Microsoft joins smartwatch race with LTE model
Windows giant reported to be developing wearable device with its own mobile broadband as Apple hires for 'iWatch'
Published: 16 July, 2013
Unlikely as it seems, the smartwatch looks set to attract intense attention from vendors and bloggers during the rest of this year, with Apple, Microsoft and Samsung all working on projects.
Whether this is a sign of device makers' desperation to find a new low cost category as the smartphone segment descends into price wars, or something that will genuinely catch consumers' imagination, remains to be seen, though previous attempts at computer/watches have scarcely merited a footnote in gadget history (the Timex Datalink, early Microsoft attempts, more recent offerings from LG and Samsung). However, the same could be said for early tablets ...
While most upcoming smart watches appear to be evolutions of wrist-attached monitoring gadgets like Nike+ SportWatch - accessories for smartphones, not communications devices in their own right - Microsoft is reportedly working on a product with its own embedded LTE connection.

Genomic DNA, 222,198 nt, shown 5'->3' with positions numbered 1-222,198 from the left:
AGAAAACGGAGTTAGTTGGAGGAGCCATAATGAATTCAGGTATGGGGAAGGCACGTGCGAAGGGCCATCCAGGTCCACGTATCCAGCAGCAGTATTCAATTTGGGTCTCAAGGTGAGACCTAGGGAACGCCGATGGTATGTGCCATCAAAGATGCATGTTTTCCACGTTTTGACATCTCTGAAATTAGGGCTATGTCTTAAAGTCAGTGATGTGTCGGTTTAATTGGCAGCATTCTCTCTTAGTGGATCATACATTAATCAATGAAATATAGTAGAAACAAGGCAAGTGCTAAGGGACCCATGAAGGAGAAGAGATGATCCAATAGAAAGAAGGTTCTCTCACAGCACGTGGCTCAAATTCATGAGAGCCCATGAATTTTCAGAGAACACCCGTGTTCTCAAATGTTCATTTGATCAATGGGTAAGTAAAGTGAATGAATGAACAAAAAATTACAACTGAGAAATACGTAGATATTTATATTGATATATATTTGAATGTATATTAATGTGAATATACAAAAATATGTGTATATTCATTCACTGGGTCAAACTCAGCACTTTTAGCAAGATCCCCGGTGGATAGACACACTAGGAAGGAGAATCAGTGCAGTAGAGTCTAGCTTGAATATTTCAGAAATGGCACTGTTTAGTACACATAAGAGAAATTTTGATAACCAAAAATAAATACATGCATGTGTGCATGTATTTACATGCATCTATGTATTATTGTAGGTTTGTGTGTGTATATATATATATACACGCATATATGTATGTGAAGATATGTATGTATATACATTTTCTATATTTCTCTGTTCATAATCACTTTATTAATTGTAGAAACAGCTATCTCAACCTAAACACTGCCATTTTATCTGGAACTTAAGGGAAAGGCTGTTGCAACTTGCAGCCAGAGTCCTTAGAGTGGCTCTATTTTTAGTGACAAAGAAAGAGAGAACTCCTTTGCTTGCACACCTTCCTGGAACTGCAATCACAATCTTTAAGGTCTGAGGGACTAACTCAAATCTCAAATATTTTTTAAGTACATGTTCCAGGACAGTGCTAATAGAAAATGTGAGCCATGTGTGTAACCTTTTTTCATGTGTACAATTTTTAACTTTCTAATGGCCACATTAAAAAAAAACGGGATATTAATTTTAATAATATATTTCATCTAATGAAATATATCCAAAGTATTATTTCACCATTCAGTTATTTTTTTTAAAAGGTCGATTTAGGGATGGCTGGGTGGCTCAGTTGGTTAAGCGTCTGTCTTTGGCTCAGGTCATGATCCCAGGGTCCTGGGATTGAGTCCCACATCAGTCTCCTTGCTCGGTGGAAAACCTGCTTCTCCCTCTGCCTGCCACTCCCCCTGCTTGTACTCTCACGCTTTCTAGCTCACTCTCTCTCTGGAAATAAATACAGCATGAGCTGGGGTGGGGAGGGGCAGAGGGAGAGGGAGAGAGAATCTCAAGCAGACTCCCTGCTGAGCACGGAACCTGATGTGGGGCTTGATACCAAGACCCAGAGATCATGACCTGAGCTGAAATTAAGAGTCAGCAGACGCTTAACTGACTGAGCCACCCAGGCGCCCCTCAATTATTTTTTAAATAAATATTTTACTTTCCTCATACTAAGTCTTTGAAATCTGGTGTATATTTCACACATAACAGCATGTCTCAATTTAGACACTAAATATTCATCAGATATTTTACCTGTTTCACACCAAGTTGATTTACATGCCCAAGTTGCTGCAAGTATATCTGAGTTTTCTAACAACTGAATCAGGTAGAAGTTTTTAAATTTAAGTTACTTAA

According to sources who spoke to The Verge, the Surface team is currently prototyping gadgets which could debut next year. They could apparently feature 6Gbytes of storage and LTE, and be made of 'translucent aluminium' which is harder than glass.
These gadgets will clearly be usable independently of the handset, unlike the existing trailblazer, the Pebble, a Kickstarter-funded project which has generated 275,000 unit sales and 1m app downloads since launch in the spring. Tethering the watch to a phone reduces the cost - the Pebble is $150 - and can provide a convenient way to check texts and messages, or to run body-related apps such as fitness monitors. And it removes the need for a mobile broadband contract - and some models, like the MotoACTV fitness tracker from Motorola, have Wi-Fi as well as Bluetooth.
The most-hyped of this breed of devices, of course, is the expected Apple 'iWatch' and the Financial Times reports that the company is hiring new teams to develop the product - which would imply it will not be ready until next year. It seems that the firm has encountered engineering problems with creating a wearable device, and is looking to outside expertise to move into a wholly new product area for Apple.
The FT report says the iPhone maker has started hiring "aggressively" for the project in recent weeks, having experienced some "hard engineering problems that they've not been able to solve". The company may well also be looking around for specialist start-ups to acquire in this area.